See also Jeanette Winter's Biblio-Burro.

Wangari Maathai earned a Nobel Peace Prize in 2004 for her efforts to bring about a greener Africa. This book is about Wangari's life and how she changes the face of Kenya and improves the lives of many Africans. Wangari, born just below the slopes of Mt. Kenya, spends her days playing and working beneath the trees surrounding her home. When Wangari is older, she wins a scholarship to America. In America she gets a bachelor's and master's degree in biology and returns to Kenya. When she returns to Kenya, she is shocked and saddened by the deforestation that has occurred. Where there were once trees, there is now barren and dry ground. As more and more trees are cut, the land continues to erode, crops fail, and women have to walk farther and farther to get the firewood they need. Wangari is overwhelmed by the thought of all the trees that have been cut down and never replaced to make room for cities, but she decides something must be done. She starts by planting nine seedlings in her backyard. As she watches the trees grow, she is further inspired: if she can plant a nursery and get other women to do the same, she can make a bigger change.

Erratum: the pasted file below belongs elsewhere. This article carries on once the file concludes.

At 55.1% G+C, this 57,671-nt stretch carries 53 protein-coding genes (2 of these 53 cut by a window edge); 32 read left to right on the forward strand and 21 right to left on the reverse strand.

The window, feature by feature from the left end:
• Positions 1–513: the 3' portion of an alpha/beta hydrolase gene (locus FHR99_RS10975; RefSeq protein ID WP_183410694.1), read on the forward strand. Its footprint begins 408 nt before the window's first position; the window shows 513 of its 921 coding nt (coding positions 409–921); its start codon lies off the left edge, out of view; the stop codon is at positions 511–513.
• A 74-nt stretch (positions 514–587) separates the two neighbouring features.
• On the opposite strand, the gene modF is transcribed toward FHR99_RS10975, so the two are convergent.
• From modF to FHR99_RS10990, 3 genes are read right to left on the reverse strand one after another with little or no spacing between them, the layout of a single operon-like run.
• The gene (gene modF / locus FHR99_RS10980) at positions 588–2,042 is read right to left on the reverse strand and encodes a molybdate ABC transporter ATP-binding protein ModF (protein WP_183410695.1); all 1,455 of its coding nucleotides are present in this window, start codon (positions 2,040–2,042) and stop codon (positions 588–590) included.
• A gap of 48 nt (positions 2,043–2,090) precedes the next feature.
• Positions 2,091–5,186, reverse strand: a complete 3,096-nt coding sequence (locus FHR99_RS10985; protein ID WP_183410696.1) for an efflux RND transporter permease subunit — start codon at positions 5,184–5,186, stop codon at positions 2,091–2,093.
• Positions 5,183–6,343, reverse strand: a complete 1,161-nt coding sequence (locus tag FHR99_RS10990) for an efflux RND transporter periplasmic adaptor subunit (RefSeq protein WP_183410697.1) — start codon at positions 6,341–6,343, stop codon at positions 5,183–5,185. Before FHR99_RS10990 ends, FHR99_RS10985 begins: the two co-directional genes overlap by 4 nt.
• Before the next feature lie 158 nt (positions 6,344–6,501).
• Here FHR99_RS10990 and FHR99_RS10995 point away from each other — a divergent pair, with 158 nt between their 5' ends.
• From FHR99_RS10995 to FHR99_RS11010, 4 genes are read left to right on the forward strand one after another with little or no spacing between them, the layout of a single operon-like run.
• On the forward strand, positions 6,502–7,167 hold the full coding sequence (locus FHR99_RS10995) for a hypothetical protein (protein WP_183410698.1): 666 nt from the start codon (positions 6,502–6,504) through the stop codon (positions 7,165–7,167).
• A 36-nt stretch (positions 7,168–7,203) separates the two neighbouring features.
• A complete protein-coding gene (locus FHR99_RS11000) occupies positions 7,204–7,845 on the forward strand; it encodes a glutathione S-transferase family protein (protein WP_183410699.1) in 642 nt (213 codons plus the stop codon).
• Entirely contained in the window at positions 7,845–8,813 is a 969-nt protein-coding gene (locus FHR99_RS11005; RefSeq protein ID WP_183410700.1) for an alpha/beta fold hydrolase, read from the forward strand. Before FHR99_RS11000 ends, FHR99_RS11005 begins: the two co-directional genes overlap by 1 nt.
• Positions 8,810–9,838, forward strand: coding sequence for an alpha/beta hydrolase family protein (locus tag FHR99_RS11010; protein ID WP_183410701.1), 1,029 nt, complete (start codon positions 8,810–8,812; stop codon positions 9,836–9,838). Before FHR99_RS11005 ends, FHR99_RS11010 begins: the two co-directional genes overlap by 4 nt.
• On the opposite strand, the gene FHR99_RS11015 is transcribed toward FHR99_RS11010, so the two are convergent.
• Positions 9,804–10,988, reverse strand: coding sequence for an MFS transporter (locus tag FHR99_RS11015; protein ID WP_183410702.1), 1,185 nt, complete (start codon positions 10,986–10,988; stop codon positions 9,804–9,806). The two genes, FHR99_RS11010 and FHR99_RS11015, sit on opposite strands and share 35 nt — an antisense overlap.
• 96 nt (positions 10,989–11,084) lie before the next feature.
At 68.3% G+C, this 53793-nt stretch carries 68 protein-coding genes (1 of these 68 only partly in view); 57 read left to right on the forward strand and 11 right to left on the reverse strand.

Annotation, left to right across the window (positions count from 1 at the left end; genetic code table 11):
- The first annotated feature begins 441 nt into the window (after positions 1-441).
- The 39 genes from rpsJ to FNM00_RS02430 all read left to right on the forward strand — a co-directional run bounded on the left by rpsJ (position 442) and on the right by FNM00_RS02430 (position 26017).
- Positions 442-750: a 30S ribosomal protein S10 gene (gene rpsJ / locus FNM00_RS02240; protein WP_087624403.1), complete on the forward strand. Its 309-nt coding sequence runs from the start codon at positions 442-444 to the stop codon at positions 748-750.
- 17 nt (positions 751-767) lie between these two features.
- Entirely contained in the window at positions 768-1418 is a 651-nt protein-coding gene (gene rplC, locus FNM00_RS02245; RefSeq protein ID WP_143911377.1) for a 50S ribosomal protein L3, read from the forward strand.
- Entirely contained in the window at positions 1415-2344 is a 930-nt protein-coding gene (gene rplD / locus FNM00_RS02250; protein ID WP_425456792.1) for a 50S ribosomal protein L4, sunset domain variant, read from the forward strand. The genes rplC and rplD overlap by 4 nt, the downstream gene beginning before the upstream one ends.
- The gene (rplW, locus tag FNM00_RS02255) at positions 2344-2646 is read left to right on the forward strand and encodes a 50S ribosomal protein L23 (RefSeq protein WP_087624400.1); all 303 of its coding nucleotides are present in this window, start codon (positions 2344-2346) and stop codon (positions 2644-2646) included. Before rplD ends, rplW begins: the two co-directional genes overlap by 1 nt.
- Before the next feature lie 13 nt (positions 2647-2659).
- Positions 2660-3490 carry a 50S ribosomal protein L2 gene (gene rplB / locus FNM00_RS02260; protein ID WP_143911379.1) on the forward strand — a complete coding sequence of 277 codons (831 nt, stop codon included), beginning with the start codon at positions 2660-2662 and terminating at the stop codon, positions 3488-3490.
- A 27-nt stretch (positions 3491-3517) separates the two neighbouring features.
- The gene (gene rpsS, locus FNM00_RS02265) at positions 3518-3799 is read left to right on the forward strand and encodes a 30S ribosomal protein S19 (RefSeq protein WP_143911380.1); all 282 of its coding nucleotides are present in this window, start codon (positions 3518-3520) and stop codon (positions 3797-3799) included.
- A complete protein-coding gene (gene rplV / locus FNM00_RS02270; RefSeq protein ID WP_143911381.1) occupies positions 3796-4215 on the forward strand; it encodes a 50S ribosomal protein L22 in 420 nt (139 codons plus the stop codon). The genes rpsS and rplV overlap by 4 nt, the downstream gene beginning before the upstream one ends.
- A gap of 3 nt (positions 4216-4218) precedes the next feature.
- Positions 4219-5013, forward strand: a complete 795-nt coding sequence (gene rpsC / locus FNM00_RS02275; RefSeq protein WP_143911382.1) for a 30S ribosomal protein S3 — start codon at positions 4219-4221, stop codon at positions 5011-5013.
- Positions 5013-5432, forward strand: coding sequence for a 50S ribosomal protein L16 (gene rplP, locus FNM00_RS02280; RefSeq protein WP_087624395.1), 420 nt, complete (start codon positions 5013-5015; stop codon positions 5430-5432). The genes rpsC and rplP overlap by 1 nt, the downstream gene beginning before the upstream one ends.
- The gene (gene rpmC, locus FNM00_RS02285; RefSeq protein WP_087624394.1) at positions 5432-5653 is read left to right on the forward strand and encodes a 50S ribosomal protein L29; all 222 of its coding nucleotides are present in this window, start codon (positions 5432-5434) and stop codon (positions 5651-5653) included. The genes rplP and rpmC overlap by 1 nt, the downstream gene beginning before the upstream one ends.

Wangari successfully convinces other Kenyan women to plant their own seedlings as part of her Green Belt Movement. Despite being laughed at and told they can't succeed, the women continue to plant their small forests. For each tree that survives for three months, Wangari pays each woman a little bit of money. Changes start to occur, and women from other villages decide they want to be part of the movement. Wangari soon realizes that it is not just enough to replace trees that are cut down. She attempts to educate the government about the importance of trees. When that doesn't work, she protest and gets in the way of the loggers. Despite being beaten and thrown in jail, Wangari doesn't give up. While Wangari is held in jail, her dream and movement continue to spread.